Reclaimed construction materials

Why reclaim?

Construction materials account for:
• 420 million tonnes of material consumption (7 tonnes per person)
• 20% of the UK’s total ecological footprint
• 19% of the UK’s total greenhouse gas emissions
• 30% of all UK road freight

use of energy

The embodied environmental impacts of these incredible quantities of material are generated during:
• extraction of raw materials
• processing and manufacture
• transportation

Direct substitution of reclaimed materials for new in any construction or building work will radically reduce the environmental impact of that particular item. It removes the need to extract more raw materials and it largely removes the need for processing and manufacture. Transportation impacts are usually reduced too as reclaimed materials tend to be sourced locally (although not always).


BRE life cycle analyses comparing new with reclaimed:

Here are some examples where using reclaimed in place of new (even in place of new steel with a 40% recycled content) has reduced the environmental impact by up to 96%.



New and reclaimed studwork

new and reclaimed studwork


New and reclaimed steel

new and reclaimed steel



Using reclaimed materials


Potential for reclaimed

Waste from construction and demolition produces a massive, virtually untapped, sustainable resource. Salvo estimate that only 1% of building materials are currently from reclaimed sources. Whereas some 5-10% of the building materials demand could potentially be met from reclaimed. (Salvo, A Reclamation Protocol, 1995).

Diverting and re-using salvaged materials from the waste stream maintains them as a high grade resource instead of down grading them by crushing or chipping.


Project Clause for Reclaimed Materials

Reclaimed materials shall make up at least 5% of the total project materials by value.
This shall be measured by recording the value of all construction materials used on the project.


Definition of reclaimed materials

Reclaimed materials are considered to be any materials that have been used before either in buildings, temporary works or other uses and are re-used as construction materials without reprocessing. Reclaimed materials may be adapted and cut to size, cleaned up and refinished but they fundamentally are being re-used in their original form.



Examples of reclaimed and recycled materials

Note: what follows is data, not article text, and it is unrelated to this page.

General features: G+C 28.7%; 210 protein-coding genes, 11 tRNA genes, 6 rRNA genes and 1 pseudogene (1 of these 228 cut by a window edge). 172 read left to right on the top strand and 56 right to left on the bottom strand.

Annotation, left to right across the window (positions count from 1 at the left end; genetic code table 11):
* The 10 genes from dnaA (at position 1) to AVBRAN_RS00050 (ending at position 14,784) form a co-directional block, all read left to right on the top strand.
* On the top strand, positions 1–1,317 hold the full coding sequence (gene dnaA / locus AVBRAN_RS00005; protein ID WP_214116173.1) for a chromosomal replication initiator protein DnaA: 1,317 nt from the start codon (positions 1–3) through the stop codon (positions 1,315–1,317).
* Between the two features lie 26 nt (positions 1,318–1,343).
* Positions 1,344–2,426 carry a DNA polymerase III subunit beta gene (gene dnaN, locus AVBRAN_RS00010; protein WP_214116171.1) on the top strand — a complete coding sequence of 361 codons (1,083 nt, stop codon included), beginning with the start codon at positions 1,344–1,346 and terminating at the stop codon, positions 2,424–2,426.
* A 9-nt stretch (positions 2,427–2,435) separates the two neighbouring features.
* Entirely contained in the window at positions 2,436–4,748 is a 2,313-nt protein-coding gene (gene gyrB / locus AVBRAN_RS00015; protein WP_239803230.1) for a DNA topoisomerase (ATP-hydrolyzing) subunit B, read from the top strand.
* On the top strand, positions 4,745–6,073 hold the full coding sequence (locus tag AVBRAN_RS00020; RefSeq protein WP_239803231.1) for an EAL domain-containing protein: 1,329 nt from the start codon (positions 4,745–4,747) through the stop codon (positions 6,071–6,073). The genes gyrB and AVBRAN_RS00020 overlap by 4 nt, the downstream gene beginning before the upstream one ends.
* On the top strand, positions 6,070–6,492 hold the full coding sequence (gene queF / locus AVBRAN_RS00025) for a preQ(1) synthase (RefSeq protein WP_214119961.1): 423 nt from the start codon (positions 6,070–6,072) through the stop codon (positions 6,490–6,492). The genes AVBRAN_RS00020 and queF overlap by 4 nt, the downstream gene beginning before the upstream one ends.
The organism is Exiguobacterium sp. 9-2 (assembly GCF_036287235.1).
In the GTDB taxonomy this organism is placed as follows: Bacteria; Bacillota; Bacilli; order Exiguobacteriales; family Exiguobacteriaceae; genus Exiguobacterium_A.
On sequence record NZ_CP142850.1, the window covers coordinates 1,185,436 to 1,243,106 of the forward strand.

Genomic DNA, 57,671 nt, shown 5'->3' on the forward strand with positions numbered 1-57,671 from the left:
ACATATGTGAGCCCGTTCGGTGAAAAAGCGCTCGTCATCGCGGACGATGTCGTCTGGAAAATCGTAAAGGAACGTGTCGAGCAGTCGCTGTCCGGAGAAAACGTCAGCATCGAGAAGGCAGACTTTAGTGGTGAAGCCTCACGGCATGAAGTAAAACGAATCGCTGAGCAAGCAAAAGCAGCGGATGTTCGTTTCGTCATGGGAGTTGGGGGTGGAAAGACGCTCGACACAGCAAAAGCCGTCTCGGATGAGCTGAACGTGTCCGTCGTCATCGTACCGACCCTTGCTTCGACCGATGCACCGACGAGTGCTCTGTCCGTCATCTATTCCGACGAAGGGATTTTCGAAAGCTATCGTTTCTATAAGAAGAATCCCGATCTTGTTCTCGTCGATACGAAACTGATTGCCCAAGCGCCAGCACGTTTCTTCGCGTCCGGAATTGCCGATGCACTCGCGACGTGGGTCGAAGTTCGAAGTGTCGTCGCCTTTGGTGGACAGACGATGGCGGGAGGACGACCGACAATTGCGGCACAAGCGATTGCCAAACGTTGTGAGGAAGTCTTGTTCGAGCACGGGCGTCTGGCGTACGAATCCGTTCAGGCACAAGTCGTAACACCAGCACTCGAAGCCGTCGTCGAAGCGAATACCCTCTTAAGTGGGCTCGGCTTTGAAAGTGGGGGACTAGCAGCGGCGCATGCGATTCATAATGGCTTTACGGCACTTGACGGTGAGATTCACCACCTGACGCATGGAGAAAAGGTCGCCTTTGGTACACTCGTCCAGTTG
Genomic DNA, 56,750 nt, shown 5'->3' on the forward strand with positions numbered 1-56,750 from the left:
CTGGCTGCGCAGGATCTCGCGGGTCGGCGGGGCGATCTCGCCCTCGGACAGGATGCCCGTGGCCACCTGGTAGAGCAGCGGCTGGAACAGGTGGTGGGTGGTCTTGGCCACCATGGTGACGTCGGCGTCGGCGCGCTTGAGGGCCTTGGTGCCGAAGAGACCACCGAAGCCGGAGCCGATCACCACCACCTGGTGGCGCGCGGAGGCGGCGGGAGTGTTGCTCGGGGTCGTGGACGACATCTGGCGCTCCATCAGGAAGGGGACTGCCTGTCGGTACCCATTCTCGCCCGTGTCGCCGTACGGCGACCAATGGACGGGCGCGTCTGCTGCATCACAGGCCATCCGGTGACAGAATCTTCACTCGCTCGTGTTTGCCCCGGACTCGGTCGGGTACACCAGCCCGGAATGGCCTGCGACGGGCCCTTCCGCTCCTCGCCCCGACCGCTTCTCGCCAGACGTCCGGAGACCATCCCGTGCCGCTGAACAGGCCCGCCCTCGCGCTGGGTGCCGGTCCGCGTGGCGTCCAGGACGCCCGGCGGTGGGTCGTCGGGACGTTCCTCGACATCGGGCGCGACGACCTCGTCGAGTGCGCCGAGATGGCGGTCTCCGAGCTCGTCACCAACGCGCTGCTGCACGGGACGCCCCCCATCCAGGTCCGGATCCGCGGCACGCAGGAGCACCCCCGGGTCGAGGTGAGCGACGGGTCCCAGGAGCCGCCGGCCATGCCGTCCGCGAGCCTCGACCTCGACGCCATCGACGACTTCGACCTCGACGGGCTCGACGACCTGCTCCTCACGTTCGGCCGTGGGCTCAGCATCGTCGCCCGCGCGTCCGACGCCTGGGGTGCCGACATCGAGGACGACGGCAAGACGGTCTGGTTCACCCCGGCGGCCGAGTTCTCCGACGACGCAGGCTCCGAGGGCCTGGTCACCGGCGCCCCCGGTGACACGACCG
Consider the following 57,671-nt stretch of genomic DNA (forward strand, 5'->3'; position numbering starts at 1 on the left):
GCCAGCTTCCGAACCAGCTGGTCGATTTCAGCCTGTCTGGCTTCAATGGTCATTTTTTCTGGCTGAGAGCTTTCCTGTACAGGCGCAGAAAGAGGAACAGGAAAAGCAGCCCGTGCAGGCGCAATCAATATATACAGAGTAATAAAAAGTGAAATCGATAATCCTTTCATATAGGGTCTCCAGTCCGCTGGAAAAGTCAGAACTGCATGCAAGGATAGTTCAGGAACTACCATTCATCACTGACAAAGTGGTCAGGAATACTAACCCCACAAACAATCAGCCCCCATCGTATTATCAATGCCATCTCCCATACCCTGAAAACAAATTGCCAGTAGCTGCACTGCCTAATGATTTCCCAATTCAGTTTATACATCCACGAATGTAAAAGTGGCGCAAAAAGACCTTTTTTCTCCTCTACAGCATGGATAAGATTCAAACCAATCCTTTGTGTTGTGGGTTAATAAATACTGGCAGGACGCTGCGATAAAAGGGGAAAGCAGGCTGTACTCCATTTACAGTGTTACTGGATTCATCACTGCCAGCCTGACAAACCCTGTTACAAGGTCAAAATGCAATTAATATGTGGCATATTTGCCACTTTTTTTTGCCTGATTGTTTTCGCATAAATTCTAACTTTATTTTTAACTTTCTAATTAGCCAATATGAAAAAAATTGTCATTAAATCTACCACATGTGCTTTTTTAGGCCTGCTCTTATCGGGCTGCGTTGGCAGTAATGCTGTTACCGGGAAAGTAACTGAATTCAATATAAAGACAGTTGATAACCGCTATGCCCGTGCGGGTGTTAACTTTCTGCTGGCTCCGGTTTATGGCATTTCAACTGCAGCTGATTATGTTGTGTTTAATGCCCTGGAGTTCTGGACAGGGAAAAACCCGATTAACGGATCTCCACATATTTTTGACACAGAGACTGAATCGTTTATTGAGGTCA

Reclaimed Recycled
Re-used timber sections or floorboards Panel products with chipped recycled timber
Bricks cleaned up and re-used Crushed concrete or bricks for hardcore
Steel sections shot-blasted and refabricated Steel with a proportion of recycled content
Re-used glass panels or windows Crushed glass recycled as sand or cement replacement



Definition of recycled materials

Recycled materials are considered to be any materials that have been taken from the waste stream and reprocessed and re-manufactured to form part of a new product.



General guidance notes for use of reclaimed materials

1. Early discussions with reclaimed materials dealers and salvage experts will help to identify materials that are easily available at the right quality and quantity.

2. Reclaimed materials are usually obtained from different suppliers to new building products. Buyers will often need to set up relationships with new suppliers in the salvage trade.

3. Early design information helps in the sourcing of reclaimed materials. Lead times for ordering materials often need to be longer than for new off-the-shelf materials.

4. It can be helpful to identify one or more demolition projects near to the construction project, whose phasing is a little ahead of the construction programme. Reclaimed materials can then be selected and extracted from the demolition project as required. (It can be difficult to plan phasing as site delays are common and timings change.)

5. Storage space either on site, nearby or else at the demolition site can be extremely helpful in matching up phasing.

6. Material specifications for the project need to be flexible enough to allow for the variations in reclaimed materials. Specifications should outline the essential performance properties required of a material but not over define the details.

7. It can be helpful to agree on a sample of the reclaimed material such as a brick or a length of board. This sample can be used to show clearly the quality that is expected in order to meet the design requirements. Sometimes a selection of samples will be needed to show a range of colours or states of wear that are acceptable.

8. Any material is available reclaimed at a price but it may be helpful for specifiers to know that basic modern salvage direct from demolition is often cheap, free or may even come with a dowry, while older antique or reclaimed materials from salvage yards and stockholders, in large quantities, may be more, or much more, costly.

Text © 2005 Nicole Lazarus - Bioregional Communities



Further information

• ‘SALVO’ - reclaimed building material dealers (






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